Polish pianist, composer, and politician (1860-1941) whose abounding talent and personal magnetism made him one of the most popular virtuosi of all time. Eloquent autograph manuscript signed "I. J. Paderewski," four pages on two adjoining sheets, 6 x 7.5, personal monogram letterhead, October 6, 1932. The great pianist-politician reviews a music book, in part: "'Master School of Piano Playing and Virtuosity,' by Alberto Jonas, is the result of a great artist's life-long observations and labour. In his earnest desire to attain perfection the author has not confined himself to his own vast experience and knowledge, or to the rich legacy bequested by our illustrious fathers and forefathers. He called upon his contemporary fellow-artists and fraternally invited them to partake in the enjoyment of a legitimate merit. Many of my highly esteemed colleagues, almost all the distinguished pianists of the last two decades, have answered the call, thus adding by their contributions to the value and magnitude of the work. Among those renowned and familiar names mine is not to be found. The omission is one to my own fault. When the call was issued, at the time this remarkable work was being prepared, I had already deserted the ranks of musicians. Destiny had assigned to me another task. The performance of the assumed duties, the responsibilities and worries of an important office prevented me from joining Alberto Jonas in his noble efforts…Great many methods of piano playing have been published since the patriarchal days of Carl Czerny to whom we all are so much indebted. Some of those methods have served the purpose assisting the students of former generations in their struggle with technical difficulties, helping them sometimes to solve the so often perplexing problems of fingering. From a historical point of view they still deserve attention and command respect. But the marvellous evolution of the literature for the piano, the numerous and noteworthy compositions following the immortal master-works of the past, have created new difficulties, new problems. The progress in the building of the instrument itself, originated by the genius of Erard and carried by that of Steinway to the summit of perfection, has exercised on piano technician influence that has not hitherto received the deserved consideration. The field of piano playing has become not only wider, but much more complex. Under the circumstances the necessity for a truly modern treaty on piano playing has been keenly felt. The 'Master School' by Alberto Jonas most completely fills the vacancy. It contains great many things for which one would vainly look into the already existing 'Methods' or 'Treaties.' The wealth and grouping of material, the amazing number of examples, selected from the entire literature of classic and modern piano music, the astounding quantity of ingenious, practical and useful exercises, the countless specimens of salutary fingering and the precision of the explanatory remarks—make it a monumental pedagogical work. In its many sidedness and completeness it has not peer. As a guide of the student, as an advisor of the teacher it stands alone." In fine condition.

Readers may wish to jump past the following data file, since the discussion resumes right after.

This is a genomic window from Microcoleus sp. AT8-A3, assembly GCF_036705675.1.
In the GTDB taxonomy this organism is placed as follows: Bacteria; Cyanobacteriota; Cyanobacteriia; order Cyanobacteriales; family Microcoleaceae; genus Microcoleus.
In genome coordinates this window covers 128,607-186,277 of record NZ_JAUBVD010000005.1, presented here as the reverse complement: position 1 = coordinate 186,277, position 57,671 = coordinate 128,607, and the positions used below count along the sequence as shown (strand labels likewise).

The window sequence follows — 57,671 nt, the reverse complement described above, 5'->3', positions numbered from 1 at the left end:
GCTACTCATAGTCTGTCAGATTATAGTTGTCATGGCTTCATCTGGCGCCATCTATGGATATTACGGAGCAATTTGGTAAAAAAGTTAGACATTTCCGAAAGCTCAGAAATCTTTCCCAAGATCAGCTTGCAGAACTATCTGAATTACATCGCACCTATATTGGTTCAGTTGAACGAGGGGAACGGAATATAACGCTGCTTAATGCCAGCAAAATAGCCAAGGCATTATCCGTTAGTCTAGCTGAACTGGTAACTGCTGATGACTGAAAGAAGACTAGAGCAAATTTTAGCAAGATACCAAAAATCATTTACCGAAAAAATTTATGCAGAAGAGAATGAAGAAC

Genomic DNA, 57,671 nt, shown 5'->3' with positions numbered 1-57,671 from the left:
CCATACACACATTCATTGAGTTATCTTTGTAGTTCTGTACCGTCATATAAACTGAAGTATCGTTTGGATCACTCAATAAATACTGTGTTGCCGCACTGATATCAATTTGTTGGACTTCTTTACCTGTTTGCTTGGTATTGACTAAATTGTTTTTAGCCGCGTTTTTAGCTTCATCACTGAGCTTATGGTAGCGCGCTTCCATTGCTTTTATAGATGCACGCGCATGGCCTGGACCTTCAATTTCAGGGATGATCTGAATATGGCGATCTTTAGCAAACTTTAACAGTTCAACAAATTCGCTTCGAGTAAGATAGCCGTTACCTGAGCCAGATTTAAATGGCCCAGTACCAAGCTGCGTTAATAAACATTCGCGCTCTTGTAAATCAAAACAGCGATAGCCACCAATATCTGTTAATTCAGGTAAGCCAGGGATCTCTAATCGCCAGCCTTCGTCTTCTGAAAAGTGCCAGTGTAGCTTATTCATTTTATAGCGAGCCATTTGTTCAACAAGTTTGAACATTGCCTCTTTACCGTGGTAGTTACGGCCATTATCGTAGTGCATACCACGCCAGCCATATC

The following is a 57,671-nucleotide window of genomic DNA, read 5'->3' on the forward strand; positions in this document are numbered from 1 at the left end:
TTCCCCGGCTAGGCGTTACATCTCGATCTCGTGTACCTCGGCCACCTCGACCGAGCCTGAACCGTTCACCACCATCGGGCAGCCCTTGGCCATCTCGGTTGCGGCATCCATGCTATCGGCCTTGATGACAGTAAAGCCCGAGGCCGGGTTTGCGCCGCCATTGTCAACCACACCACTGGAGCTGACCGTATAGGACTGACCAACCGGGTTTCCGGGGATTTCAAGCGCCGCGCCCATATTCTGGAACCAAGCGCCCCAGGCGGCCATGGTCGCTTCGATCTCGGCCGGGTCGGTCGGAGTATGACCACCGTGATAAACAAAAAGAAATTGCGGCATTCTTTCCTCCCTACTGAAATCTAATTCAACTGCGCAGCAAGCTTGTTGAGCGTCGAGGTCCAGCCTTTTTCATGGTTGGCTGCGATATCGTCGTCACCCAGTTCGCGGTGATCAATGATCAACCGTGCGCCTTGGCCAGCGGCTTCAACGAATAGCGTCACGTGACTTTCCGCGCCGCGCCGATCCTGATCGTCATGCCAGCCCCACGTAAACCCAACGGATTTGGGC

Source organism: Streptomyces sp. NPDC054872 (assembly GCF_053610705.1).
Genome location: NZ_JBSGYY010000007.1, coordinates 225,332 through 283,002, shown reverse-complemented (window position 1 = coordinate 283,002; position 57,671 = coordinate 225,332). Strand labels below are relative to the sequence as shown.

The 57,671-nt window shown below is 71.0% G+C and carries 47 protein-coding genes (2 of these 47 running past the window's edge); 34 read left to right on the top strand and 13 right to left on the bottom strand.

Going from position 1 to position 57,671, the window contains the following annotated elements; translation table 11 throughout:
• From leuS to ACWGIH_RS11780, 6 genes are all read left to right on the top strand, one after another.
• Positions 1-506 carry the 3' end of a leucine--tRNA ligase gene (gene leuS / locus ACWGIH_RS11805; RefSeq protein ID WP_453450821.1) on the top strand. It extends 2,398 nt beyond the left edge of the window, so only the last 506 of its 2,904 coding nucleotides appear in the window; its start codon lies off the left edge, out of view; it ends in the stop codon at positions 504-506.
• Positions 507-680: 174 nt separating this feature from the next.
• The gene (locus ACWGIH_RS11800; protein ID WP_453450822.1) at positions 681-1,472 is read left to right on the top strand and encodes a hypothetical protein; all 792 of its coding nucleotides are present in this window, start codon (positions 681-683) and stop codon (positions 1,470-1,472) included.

Terms and abbreviations used in our descriptions.